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U.S. Capitol Police Officer Killed In Attack Near Capitol


YOGANANDA PITTMAN: It is with a very, very heavy heart that I announce one of our officers has succumbed to his injuries.


That's acting U.S. Capitol Police Chief Yogananda Pittman announcing the death of Officer William Evans, an 18-year veteran of the force. Another officer is still in the hospital today but is stable and has non-life-threatening injuries after yesterday's attack on him and his partner as they stood at a barrier on Capitol grounds. The suspect in that attack also died. Several news organizations report he was a 25-year-old man from Indiana. NPR has not confirmed those reports. We're joined now by NPR congressional reporter Claudia Grisales. Claudia, thanks for being with us.

CLAUDIA GRISALES, BYLINE: Thanks for having me, Scott.

SIMON: This has been trying and sad times for the Capitol Police. And that was acknowledged by the chief, wasn't it?

GRISALES: Yes. Capitol Police have lost two officers after the January 6 insurrection. And now you have the loss of a new officer that you mentioned there in this new tragedy. You could hear it in Pittman's voice as she talked to a reporter. Let's take a listen.


PITTMAN: I just ask that the public continue to keep U.S. Capitol Police and their families in your prayers. This has been an extremely difficult time for U.S. Capitol Police.

GRISALES: The Capitol has seen security installed after the insurrection scaled back in recent weeks. So this will shape current talks on this and how lawmakers can better support these officers.

SIMON: Claudia, as authorities have been able to piece things together, what exactly happened yesterday?

GRISALES: Pittman said that shortly after 1:00 p.m. local time, this suspect entered the north barricade of the Capitol. Normally, this is a busy entrance to the Senate, but Congress was in recess, so it was supposed to be a quiet day. Pittman said the suspect rammed his car into two of their officers, struck a barricade and then exited his vehicle, lunging at officers with a knife, at which time they opened fire. The suspect was pronounced dead, while one of those officers, as we mentioned at the top there, William Evans, who was known as Billy, died. As you mentioned, he was an 18-year veteran. And we know he was a father to two children, Logan and Abigail. This as the other officer remains in the hospital, but he is in stable condition with non-life-threatening injuries.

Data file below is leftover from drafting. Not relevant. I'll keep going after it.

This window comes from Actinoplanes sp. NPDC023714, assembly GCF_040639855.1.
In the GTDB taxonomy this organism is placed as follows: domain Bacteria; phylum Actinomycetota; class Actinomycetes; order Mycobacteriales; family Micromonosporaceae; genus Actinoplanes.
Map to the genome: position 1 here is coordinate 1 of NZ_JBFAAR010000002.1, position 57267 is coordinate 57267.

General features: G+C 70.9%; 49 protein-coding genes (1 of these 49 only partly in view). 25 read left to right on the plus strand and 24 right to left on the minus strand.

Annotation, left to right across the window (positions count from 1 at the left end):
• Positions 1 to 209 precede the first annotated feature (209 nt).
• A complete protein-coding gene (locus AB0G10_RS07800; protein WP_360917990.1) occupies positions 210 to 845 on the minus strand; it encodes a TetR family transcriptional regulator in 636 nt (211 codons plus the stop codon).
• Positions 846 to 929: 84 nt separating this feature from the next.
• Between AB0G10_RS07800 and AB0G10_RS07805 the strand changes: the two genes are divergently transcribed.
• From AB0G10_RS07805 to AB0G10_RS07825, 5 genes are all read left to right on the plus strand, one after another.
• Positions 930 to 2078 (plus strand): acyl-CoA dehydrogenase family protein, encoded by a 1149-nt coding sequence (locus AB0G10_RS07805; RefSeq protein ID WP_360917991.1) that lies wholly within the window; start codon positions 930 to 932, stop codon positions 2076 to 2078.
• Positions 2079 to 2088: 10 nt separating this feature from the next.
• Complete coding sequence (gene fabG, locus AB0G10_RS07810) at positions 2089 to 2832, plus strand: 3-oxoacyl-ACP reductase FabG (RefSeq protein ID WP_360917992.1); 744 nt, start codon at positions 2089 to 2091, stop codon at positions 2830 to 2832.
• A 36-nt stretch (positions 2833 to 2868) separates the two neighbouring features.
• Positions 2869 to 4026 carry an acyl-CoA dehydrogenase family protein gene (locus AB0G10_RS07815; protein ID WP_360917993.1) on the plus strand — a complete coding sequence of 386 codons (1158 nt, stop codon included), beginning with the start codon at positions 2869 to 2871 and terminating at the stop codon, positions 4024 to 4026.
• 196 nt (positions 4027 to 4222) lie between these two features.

SIMON: And what response have we had so far from President Biden and congressional leaders?

GRISALES: Biden said he will continue to be briefed on this incident and that he and the first lady, Jill Biden, shared their condolences and gratitude for the Capitol Police. Congressional members struck a similar note. Both Senate Majority Leader Chuck Schumer and House Speaker Nancy Pelosi said they both spoke with the Evans family and shared their condolences. Ohio Democratic Congressman Tim Ryan - his subcommittee oversees the Capitol Police - told reporters that this incident ripped off the scab, if you will, that was left after the January 6 insurrection. It hits hard for this family of lawmakers, police and others that have grown closer since the riot.

SIMON: And what's ahead after this incident, Claudia?

GRISALES: So Acting D.C. Police Chief Robert Contee said his department's homicide and internal affairs divisions will investigate the death of the officer and the suspect. Here's what he said.


ROBERT CONTEE: Clearly this was someone who was actively trying to just get at whoever or whatever. We just don't know right now. So we have a responsibility to investigate that, to get to the bottom of this.

GRISALES: He also told reporters there was no indication this suspect was known to area law enforcement or that this is terrorism-related. But we're expecting this to add to the layers of investigations already ongoing in the aftermath of the insurrection.

SIMON: NPR congressional reporter Claudia Grisales, thank you so much for being with us.

GRISALES: Thanks for having me. Transcript provided by NPR, Copyright NPR.

Claudia Grisales is a congressional reporter assigned to NPR's Washington Desk.

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